Game Development Camp finds sweet spot in hybrid format
The Media School’s Game Development Camp hosted students in person this summer for the first time since 2019, but it hasn’t completely abandoned the COVID-driven virtual format.
The precollege program adopted a hybrid approach this year, offering both in-person and virtual options. The virtual program made it easier for middle and high school students outside the Midwest to participate, while the in-person program offered access to Franklin Hall’s technology, the college experience and human connections.
Campers spent the week learning game development techniques and constructing their own games, which were showcased at the end of the camp Friday. The first and last sessions of the camp offered 2D and 3D classes, which were held in person in Franklin Hall, while the middle session was a virtual 2D class.
2D game development consists of flat animation, and the 2D campers used the game engine Construct to build their games, which uses chunk-based coding. The 3D campers used the program Unreal Engine to develop their games, which gave them the ability to construct more realistic-looking games.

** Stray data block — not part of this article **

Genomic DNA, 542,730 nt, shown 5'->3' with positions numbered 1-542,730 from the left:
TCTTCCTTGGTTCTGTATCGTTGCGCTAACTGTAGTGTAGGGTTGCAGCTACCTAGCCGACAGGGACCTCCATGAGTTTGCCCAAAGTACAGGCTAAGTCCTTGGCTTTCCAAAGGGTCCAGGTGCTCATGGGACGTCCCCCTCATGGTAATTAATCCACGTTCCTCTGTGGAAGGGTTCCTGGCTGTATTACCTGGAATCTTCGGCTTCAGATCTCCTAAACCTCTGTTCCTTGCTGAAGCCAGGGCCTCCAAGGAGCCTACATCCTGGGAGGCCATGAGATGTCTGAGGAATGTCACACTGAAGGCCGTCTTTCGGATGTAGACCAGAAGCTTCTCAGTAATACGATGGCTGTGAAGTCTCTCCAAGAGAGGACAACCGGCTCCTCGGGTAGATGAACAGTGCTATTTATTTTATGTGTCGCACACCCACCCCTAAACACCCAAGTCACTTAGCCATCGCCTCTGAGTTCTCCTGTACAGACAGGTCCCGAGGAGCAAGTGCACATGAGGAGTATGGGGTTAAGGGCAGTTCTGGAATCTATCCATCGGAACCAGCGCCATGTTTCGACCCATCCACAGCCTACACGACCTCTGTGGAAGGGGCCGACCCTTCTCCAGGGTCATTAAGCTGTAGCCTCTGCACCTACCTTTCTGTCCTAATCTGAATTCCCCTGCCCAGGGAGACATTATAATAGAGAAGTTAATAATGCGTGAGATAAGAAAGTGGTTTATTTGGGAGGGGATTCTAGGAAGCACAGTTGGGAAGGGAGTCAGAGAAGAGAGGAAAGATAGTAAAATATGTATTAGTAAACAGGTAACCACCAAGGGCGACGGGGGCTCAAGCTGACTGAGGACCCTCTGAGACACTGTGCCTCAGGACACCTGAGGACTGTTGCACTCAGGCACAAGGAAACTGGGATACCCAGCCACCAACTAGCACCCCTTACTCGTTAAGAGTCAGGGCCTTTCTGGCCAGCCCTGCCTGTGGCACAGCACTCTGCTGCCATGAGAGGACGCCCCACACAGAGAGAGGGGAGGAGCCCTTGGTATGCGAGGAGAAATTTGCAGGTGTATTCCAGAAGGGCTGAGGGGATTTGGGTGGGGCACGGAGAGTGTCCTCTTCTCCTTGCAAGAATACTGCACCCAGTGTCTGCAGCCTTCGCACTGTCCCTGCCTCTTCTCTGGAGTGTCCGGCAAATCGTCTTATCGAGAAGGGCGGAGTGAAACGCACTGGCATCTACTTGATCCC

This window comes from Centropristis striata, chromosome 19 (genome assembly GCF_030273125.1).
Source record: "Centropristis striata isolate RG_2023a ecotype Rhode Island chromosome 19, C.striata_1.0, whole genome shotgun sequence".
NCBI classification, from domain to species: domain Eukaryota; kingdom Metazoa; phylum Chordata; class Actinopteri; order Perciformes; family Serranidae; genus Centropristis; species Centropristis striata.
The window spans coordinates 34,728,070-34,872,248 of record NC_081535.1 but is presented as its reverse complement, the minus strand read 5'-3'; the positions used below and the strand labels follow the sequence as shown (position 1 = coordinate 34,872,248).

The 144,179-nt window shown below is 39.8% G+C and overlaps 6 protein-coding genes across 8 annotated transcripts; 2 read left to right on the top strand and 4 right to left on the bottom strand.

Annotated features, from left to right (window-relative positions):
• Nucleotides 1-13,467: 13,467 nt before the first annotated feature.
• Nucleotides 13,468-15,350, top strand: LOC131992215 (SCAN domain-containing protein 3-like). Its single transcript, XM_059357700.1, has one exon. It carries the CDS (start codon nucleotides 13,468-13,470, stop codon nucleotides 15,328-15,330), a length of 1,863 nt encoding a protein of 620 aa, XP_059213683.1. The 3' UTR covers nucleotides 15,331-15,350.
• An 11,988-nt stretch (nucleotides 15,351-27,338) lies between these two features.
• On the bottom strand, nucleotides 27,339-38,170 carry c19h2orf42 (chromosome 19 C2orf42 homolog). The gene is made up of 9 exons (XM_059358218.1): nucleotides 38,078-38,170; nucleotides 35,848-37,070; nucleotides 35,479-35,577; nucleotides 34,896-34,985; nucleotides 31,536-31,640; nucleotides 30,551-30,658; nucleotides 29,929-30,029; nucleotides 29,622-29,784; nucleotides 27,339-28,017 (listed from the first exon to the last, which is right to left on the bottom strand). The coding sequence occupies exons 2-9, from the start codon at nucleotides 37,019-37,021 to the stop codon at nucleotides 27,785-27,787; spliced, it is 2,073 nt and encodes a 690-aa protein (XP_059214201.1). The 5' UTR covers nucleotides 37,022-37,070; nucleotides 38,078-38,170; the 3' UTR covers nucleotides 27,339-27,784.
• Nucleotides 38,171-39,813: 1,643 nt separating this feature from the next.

Rush Swope, lead instructor for Game Development Camp, said the 3D class was only taught in person because students needed Media School computers and software to best learn 3D development.
Aeris Meadows, the 2D session instructor, said she focuses on teaching students design skills and programming logic to give them the tools they need to build their games. The camp assumes all students come into the sessions as beginners.
“We constantly try to give them new things to think about and puzzles to solve so they can challenge themselves if they want to and learn new things,” Meadows said.
The students are allowed to pursue their own ideas in the game they make throughout the week. Swope said the campers come up with a wide variety of ideas and have interesting perspectives.
“They are unencumbered by the entrenchment of adulthood, so they make really crazy stuff,” Swope said.
The games the campers worked on ranged from a 2D card strategy game to a riddle-based puzzle game to a game where you have to outlast your enemies.
Edyn Campbell, a rising sophomore from Bloomington, said he enjoyed how open the camp was because it gave him the freedom to pursue his ideas.
“It’s surprising how much you can learn in just two to three days, and how much there is to learn,” Campbell said. “It’s something you can do for years and still have stuff to learn.”